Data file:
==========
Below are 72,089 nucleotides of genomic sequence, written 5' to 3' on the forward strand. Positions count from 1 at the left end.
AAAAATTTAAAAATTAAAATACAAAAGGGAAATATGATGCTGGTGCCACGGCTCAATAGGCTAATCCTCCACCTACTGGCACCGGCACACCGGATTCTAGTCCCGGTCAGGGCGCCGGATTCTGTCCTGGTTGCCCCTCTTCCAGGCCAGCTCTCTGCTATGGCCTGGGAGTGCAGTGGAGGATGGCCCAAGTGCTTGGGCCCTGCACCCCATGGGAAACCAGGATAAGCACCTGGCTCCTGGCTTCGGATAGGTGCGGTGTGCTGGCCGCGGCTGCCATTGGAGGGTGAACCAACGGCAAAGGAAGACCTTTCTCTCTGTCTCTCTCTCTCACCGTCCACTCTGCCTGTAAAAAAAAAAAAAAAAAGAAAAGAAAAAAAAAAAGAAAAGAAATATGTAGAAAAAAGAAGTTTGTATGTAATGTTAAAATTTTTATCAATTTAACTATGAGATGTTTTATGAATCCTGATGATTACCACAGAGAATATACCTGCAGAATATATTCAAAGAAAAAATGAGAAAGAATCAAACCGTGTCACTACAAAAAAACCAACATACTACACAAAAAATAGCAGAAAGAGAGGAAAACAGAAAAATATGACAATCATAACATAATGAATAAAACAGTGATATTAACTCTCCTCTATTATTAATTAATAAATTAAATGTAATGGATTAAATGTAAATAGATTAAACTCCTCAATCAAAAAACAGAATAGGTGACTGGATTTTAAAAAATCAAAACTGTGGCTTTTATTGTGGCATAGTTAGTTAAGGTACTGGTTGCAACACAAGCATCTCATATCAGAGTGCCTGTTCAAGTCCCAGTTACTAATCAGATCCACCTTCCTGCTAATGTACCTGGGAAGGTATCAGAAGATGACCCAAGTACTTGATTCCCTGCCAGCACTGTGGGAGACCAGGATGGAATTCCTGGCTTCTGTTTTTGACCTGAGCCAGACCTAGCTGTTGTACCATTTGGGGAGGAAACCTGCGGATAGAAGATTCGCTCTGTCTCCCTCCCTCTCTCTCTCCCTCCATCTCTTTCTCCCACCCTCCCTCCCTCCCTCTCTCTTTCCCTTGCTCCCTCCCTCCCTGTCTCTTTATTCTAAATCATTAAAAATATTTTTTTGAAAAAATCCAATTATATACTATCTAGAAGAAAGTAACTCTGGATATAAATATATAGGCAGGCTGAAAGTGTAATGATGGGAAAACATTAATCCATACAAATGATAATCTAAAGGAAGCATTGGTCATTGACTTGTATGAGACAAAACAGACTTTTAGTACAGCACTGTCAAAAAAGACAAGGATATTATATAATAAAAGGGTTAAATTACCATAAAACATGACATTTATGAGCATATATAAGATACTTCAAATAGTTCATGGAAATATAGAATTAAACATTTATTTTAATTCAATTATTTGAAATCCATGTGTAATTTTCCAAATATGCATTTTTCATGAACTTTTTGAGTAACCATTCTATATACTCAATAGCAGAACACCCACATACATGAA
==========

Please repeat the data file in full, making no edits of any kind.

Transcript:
Below are 72,089 nucleotides of genomic sequence, written 5' to 3' on the forward strand. Positions count from 1 at the left end.
AAAAATTTAAAAATTAAAATACAAAAGGGAAATATGATGCTGGTGCCACGGCTCAATAGGCTAATCCTCCACCTACTGGCACCGGCACACCGGATTCTAGTCCCGGTCAGGGCGCCGGATTCTGTCCTGGTTGCCCCTCTTCCAGGCCAGCTCTCTGCTATGGCCTGGGAGTGCAGTGGAGGATGGCCCAAGTGCTTGGGCCCTGCACCCCATGGGAAACCAGGATAAGCACCTGGCTCCTGGCTTCGGATAGGTGCGGTGTGCTGGCCGCGGCTGCCATTGGAGGGTGAACCAACGGCAAAGGAAGACCTTTCTCTCTGTCTCTCTCTCTCACCGTCCACTCTGCCTGTAAAAAAAAAAAAAAAAAGAAAAGAAAAAAAAAAAGAAAAGAAATATGTAGAAAAAAGAAGTTTGTATGTAATGTTAAAATTTTTATCAATTTAACTATGAGATGTTTTATGAATCCTGATGATTACCACAGAGAATATACCTGCAGAATATATTCAAAGAAAAAATGAGAAAGAATCAAACCGTGTCACTACAAAAAAACCAACATACTACACAAAAAATAGCAGAAAGAGAGGAAAACAGAAAAATATGACAATCATAACATAATGAATAAAACAGTGATATTAACTCTCCTCTATTATTAATTAATAAATTAAATGTAATGGATTAAATGTAAATAGATTAAACTCCTCAATCAAAAAACAGAATAGGTGACTGGATTTTAAAAAATCAAAACTGTGGCTTTTATTGTGGCATAGTTAGTTAAGGTACTGGTTGCAACACAAGCATCTCATATCAGAGTGCCTGTTCAAGTCCCAGTTACTAATCAGATCCACCTTCCTGCTAATGTACCTGGGAAGGTATCAGAAGATGACCCAAGTACTTGATTCCCTGCCAGCACTGTGGGAGACCAGGATGGAATTCCTGGCTTCTGTTTTTGACCTGAGCCAGACCTAGCTGTTGTACCATTTGGGGAGGAAACCTGCGGATAGAAGATTCGCTCTGTCTCCCTCCCTCTCTCTCTCCCTCCATCTCTTTCTCCCACCCTCCCTCCCTCCCTCTCTCTTTCCCTTGCTCCCTCCCTCCCTGTCTCTTTATTCTAAATCATTAAAAATATTTTTTTGAAAAAATCCAATTATATACTATCTAGAAGAAAGTAACTCTGGATATAAATATATAGGCAGGCTGAAAGTGTAATGATGGGAAAACATTAATCCATACAAATGATAATCTAAAGGAAGCATTGGTCATTGACTTGTATGAGACAAAACAGACTTTTAGTACAGCACTGTCAAAAAAGACAAGGATATTATATAATAAAAGGGTTAAATTACCATAAAACATGACATTTATGAGCATATATAAGATACTTCAAATAGTTCATGGAAATATAGAATTAAACATTTATTTTAATTCAATTATTTGAAATCCATGTGTAATTTTCCAAATATGCATTTTTCATGAACTTTTTGAGTAACCATTCTATATACTCAATAGCAGAACACCCACATACATGAA